On the other hand, if the projects in your organization are typically longer, and your staffing plan is well understood, you may want to maintain a three quarters (nine month) planning window and update the plan every quarter. The planning process should include the appropriate project managers and functional managers who tend to share a common pool of resources.


After the planning comes the proactive communication. Remember that in a matrix organization, project managers need resources to do their work, but they do not own them – the functional managers do. So, the onus is usually on the project managers to make sure that the resources are available when they are needed, and that there are no surprises. For instance, if you and the functional manager agree that a specific set of people will be available for one of your projects in two months, don’t just show up in two months and expect them to be ready to go. In fact, you should expect that they will not be ready if you have not communicated often and proactively. The project manager should gain agreement on resources two months in advance. The resources should be confirmed again at the next monthly staff allocation meeting. The project manager should double-check resources again two weeks before the start date, and follow-up with a reminder one week out. You are much more likely to have the resources available when you need them if you take these proactive steps.

Planning Tools

Secondary to getting a good planning and communication process in place is worrying about a tool. There are resource allocation tools on the market, but for small to medium organizations a good spreadsheet will work fine as well. The spreadsheet might have people down the rows and work across the columns (or visa-versa). Each month (or quarter) could be on a separate tab in the worksheet. For each month (or quarter), you plan the projected work allocation for each person, ensuring that all work is adequately staffed, and that all of your resources are fully engaged.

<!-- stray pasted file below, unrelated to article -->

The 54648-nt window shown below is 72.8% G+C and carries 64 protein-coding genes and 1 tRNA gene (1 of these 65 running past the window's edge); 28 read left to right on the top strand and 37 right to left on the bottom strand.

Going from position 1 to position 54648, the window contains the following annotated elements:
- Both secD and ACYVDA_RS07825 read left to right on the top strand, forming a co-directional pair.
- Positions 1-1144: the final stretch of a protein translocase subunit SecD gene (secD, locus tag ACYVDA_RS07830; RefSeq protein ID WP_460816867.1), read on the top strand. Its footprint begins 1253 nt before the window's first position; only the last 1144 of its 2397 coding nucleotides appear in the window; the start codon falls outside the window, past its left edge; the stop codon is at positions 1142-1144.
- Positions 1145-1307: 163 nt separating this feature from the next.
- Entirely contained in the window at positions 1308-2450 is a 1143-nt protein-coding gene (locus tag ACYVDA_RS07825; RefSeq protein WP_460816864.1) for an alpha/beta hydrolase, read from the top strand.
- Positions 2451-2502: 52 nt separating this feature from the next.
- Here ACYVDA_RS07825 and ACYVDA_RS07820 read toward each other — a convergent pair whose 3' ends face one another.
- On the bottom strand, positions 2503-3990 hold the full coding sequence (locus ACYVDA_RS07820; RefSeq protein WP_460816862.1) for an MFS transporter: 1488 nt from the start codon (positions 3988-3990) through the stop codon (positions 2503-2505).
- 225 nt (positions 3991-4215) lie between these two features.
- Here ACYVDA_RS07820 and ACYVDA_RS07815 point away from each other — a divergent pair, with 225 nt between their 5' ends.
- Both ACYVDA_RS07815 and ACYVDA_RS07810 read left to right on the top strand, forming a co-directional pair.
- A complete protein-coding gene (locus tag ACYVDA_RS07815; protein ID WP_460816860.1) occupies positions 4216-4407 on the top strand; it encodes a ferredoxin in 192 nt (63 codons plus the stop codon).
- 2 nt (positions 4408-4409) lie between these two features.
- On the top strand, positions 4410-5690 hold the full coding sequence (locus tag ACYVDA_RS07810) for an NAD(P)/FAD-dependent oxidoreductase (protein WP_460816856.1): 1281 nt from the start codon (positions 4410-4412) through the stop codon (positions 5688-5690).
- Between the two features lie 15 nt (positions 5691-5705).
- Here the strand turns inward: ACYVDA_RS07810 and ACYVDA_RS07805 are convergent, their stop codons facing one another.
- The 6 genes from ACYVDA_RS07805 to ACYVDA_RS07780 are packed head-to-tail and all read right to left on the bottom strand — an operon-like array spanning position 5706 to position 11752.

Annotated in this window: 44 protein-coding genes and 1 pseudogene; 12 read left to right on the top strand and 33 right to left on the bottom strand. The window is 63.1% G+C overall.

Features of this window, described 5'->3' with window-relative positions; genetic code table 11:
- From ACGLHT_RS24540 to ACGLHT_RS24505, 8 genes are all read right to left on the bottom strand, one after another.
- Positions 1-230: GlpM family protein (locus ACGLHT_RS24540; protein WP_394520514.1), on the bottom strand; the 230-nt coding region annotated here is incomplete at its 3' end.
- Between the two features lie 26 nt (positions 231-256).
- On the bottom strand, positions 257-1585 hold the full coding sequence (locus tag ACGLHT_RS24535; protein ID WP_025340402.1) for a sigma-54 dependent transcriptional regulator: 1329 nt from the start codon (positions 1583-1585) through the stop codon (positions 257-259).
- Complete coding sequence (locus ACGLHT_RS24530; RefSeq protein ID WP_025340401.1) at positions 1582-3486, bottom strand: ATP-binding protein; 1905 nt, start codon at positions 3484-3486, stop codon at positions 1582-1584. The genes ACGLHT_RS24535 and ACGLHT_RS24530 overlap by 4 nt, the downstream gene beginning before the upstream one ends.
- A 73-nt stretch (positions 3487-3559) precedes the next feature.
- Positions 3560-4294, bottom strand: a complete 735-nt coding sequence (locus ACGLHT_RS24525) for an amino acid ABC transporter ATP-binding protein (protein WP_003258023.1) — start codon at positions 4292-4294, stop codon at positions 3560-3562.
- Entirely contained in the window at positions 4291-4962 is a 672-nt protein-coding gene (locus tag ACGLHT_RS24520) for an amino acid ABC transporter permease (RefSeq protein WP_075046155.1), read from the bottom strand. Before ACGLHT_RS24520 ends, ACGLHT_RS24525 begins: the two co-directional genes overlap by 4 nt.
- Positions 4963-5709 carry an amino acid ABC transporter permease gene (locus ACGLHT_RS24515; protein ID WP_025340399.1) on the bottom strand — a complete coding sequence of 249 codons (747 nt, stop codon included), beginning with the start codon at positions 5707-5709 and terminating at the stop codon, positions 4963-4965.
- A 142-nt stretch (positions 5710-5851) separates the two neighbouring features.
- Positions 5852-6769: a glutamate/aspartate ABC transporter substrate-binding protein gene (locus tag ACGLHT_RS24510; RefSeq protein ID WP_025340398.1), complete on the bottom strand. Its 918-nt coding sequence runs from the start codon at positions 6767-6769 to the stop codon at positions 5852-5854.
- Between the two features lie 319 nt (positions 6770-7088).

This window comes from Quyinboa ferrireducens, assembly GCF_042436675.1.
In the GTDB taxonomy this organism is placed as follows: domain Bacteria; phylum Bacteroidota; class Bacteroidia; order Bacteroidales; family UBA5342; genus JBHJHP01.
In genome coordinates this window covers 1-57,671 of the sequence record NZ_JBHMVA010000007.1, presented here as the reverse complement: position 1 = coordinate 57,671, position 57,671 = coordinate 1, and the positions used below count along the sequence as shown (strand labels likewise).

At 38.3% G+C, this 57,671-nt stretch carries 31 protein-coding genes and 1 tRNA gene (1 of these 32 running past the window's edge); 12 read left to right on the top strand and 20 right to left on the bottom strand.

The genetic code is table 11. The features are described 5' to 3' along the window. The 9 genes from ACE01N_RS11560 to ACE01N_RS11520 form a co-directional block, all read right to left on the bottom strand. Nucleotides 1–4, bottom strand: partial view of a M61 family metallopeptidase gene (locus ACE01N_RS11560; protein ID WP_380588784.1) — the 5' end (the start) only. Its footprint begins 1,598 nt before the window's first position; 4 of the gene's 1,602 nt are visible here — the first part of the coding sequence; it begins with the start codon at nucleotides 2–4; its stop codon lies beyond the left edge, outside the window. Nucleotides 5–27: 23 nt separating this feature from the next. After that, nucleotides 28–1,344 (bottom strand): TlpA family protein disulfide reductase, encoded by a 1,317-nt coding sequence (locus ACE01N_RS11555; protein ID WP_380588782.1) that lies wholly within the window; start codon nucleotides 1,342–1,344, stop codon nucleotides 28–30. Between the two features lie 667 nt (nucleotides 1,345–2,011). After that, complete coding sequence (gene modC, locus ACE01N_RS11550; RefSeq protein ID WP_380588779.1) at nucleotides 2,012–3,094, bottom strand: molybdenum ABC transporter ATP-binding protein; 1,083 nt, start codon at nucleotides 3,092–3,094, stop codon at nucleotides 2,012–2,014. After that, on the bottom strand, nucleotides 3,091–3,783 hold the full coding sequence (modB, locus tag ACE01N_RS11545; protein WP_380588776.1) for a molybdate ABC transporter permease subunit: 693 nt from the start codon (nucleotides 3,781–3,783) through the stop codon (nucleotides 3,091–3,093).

For larger organizations, a specialized resource/workload planning and tracking package may be appropriate. You can also document a skills inventory for each person so that you can see who might be a potential fit for projects coming up in the future.


Many companies and organizations struggle trying to optimize the people allocation in a matrix organization. You can get software to help make this easier. But software is just a tool. Overall staffing success in a matrix organization depends on having good planning processes in place, maintaining a partnering relationship between the project managers and functional managers, and communicating proactively and effectively.

At TenStep we are dedicated to helping organizations achieve their goals and strategies through the successful execution of critical business projects. We provide training, consulting and products for organizations to help them set up an environment where projects are successful. This includes help with strategic planning, portfolio management, program / project management, Project Management Offices (PMOs) and project lifecycles. For more information, visit or contact us at
Read 7007 times Last modified on Tuesday, 16 December 2014 15:22